Company chairman Rupert Stadler has announced that in addition to Sebring on March 21, their new Audi R15 prototypes will also race in two more events in September and October.
To explain the appeal of endurance motor racing is not for the faint of heart. You will be wandering about a huge track for 12 hours or a full day in a cacophony of engine noise. You will be tired, cold and miserable. And you will have not the faintest clue about who is in the lead. Sounds like a great way to have fun, doesn’t it?
Yet attending an endurance race has an elevating quality to it. After a few hours have passed and you no longer have clear memories of a world not blanketed with 130 decibels of open exhausts, you will experience a transformation. You will feel as though the organic matter in your body is slowly becoming hydroformed titanium and carbon fiber and that the mitral valve separating the left atrium of your heart from the left ventricle is morphing into a butterfly valve more common on racing engines.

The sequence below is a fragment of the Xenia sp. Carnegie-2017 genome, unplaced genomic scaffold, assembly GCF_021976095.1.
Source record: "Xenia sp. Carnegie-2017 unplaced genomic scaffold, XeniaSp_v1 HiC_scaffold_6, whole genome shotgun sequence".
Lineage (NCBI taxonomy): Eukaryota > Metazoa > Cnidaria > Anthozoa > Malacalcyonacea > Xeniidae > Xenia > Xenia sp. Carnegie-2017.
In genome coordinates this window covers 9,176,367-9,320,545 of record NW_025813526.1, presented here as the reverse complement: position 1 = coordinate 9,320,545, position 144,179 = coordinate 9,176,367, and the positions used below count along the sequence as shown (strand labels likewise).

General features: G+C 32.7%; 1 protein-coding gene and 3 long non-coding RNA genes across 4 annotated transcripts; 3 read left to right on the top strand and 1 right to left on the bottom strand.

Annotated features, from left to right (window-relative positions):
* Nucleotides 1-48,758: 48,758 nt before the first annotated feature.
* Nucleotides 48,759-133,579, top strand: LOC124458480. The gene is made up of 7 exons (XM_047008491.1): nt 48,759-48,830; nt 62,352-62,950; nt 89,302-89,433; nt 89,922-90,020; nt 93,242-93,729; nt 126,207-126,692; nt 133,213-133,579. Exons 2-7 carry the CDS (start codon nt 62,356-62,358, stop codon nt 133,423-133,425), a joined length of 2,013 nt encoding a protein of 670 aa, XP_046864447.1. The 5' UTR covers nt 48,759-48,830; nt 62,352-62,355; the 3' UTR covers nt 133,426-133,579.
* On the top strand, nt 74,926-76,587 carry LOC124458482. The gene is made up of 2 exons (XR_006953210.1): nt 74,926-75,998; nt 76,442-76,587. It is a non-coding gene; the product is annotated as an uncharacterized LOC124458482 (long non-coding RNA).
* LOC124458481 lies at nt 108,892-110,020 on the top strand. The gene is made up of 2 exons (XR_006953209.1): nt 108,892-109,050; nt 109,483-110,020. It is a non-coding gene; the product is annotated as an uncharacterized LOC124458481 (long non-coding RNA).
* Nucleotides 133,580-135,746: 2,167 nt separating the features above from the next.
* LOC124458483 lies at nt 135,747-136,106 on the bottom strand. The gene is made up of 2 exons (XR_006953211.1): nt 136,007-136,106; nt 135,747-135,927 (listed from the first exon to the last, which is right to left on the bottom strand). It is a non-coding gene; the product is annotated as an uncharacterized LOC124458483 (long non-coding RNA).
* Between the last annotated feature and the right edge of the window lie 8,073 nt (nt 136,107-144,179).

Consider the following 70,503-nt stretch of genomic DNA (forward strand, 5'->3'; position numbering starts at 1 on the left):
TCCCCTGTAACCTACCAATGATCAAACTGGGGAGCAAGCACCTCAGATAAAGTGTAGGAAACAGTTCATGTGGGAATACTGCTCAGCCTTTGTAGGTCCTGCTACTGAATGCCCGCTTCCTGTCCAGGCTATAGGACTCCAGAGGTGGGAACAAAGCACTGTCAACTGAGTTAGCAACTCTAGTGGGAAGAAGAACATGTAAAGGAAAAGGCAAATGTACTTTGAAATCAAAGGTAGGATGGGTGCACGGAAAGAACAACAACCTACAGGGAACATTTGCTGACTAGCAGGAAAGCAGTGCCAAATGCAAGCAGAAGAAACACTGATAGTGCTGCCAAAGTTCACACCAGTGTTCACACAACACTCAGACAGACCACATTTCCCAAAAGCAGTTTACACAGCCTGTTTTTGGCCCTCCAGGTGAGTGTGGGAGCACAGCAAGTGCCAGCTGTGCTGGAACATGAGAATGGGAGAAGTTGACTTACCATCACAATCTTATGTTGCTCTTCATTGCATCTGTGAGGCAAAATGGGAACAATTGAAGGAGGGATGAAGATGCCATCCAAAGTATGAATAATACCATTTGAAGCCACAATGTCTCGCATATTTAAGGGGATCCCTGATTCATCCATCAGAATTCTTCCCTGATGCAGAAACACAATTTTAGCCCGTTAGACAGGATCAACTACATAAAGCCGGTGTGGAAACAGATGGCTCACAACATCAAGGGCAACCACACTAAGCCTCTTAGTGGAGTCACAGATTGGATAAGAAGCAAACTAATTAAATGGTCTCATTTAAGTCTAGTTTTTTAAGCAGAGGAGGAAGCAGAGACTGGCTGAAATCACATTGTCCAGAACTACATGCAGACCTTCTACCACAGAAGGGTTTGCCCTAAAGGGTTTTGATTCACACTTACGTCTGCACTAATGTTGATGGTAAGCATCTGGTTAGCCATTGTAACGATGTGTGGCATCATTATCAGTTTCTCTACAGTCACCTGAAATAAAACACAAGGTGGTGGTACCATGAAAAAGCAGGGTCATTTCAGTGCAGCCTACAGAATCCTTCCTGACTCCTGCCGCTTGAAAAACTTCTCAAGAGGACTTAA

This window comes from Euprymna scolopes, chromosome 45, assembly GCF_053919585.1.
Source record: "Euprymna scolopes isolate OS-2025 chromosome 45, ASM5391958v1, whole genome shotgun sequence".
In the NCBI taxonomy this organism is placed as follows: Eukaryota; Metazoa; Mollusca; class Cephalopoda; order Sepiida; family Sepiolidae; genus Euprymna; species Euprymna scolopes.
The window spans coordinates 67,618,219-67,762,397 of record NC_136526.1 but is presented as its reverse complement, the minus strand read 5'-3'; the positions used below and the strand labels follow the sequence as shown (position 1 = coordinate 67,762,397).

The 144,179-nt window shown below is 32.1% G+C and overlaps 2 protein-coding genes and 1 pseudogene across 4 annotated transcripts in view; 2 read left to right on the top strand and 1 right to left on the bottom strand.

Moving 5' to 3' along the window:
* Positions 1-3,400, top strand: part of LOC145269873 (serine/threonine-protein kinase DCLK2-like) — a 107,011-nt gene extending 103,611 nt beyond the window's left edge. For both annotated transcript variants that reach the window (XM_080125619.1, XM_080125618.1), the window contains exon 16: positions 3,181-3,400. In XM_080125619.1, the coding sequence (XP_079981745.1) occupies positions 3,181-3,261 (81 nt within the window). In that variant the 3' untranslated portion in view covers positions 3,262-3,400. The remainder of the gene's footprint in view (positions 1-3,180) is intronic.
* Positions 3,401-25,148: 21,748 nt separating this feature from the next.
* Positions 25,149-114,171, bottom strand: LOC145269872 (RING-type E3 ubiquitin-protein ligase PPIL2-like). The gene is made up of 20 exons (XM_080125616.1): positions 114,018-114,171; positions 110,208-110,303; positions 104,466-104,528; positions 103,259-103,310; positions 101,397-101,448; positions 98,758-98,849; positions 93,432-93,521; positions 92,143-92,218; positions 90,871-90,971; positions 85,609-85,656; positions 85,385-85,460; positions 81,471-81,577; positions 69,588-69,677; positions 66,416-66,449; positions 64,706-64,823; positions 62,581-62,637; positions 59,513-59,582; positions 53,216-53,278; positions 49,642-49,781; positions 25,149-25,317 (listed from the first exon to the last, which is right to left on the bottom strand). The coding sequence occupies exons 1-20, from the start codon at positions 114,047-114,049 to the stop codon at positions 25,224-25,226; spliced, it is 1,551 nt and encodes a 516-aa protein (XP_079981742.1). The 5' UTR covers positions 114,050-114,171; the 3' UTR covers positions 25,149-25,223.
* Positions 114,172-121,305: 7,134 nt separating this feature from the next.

Endurance racing has been dominated by Audi’s R8 and R10 racing car for the past decade. Audi are replacing the R10 with the R15 prototype this year and now for the great news: the 12 Hours of Sebring will not be your only chance in the US to see whether someone will finally kick them in their Bavarian gonads. As announced by Rupert Stadler, chairman of the board of management of Audi, the R15 will be competing at the Petit Le Mans in Atlanta on September 26 and at Laguna Seca on October 10.
Gentlemen, mark your calendars. And leave the earplugs at home.
Source: Bleacher Report